00:27:06   a bunch of new APIs in Swift. And like, the reality is this app does what like, you know,

00:27:12   60%, 70% of apps on the App Store do, which is takes in some JSON data, parses it, manages it,

00:27:18   and displays it to the user. And I got an experience of doing that. And in the process,

00:27:22   I got to spend some really great quality time with my son doing something that he really enjoys and

00:27:26   that we used in practical ways. Like during our trip, which was kind of even like doubly fun,

00:27:32   which he thought was great, but we're like, running late to catch a train, and we need to know what

00:27:36   platform our train's going to be at. And I could bring up my UK Departure Sport app. And you know,

00:27:41   he could, he knew exactly how to make it work. And he could find out which platform it is. And

00:27:44   he could feel like a hero for saying like, you know, we need to get to platform six by

00:27:47   2.2.47. Like, that's really fun. And I learned something, you know, we had a nice experience,

00:27:54   and it became something that like, I don't expect to use that ever really again. I guess whenever

00:27:58   I'm in England, I might use it again. But I don't care. Like, I didn't have to worry about like,

00:28:04   API pricing rules and things where like, it's like all these things that if I released it,

00:28:09   and suddenly it's like a thing, I have to manage the cost of that. Whereas for personal use, it's

00:28:14   like, I'd never hit my limit of like 1000 API requests a day. Like, that was never a problem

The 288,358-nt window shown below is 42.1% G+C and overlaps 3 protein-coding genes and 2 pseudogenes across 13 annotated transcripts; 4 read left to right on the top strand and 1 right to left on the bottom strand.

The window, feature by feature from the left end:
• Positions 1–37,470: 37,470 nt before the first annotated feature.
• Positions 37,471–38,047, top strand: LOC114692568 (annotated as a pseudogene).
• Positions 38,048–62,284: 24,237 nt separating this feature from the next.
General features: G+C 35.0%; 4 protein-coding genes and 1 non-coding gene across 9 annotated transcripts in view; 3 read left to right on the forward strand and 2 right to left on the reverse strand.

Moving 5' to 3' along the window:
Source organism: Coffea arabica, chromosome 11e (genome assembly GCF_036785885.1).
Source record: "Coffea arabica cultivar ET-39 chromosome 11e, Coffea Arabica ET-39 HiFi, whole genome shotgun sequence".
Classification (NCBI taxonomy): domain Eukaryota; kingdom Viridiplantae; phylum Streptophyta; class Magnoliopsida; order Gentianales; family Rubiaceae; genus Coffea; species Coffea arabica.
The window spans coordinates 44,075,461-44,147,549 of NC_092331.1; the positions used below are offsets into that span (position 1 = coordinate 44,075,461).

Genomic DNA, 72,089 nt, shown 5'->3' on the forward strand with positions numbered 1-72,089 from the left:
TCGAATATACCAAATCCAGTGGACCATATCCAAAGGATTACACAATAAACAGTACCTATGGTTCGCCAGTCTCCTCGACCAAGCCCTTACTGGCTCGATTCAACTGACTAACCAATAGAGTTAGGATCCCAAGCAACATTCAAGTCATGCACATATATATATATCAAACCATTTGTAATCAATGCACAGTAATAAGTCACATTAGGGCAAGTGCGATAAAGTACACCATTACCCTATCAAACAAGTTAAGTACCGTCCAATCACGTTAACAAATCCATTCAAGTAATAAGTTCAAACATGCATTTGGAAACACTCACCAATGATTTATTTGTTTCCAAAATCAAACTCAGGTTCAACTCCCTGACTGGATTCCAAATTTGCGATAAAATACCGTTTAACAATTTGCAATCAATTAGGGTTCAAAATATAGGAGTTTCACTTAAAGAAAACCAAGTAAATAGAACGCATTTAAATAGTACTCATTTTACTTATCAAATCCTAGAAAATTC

00:28:19   for me. And if I did, and I spent, you know, spent six cents in API charges, it's not a big deal.

00:28:24   But I learned something, I had a fun experience with my son, I have this little like fun memory

00:28:28   now. And I can move on. And I learned something from it. And I think it just reinforced this thing

00:28:34   in my mind that I think every year, I should be working on a project like this every year,

00:28:39   every six months, whatever it is, I should have something that I make for fun that I learned

00:28:44   something from, and then I can just put on a shelf and intentionally try and put it on that shelf,

00:28:48   then unless it turns out to like, be this radically awesome thing that you just can't

00:28:52   hold to hold on to, and you have to share with the world that you just put down, and you're okay with

00:28:57   that. And I think going into that, that mindset just dramatically helps your ability to get what

00:29:03   you want out of it without having to be fearful to start or sad going forward.

00:29:09   Jared Ranerel Yeah, that is a balance and a lesson that

00:29:13   has taken me a long time to learn. I'm not sure I fully learned it yet. But having done it, having

00:29:18   successfully done that with Town Painter feels really good. And I'm really, I hope that I am

00:29:24   better with that in the future. Well, thanks for listening, everybody. And we'll talk to you next

00:29:28   week.

00:29:28   Bye.

00:29:30   [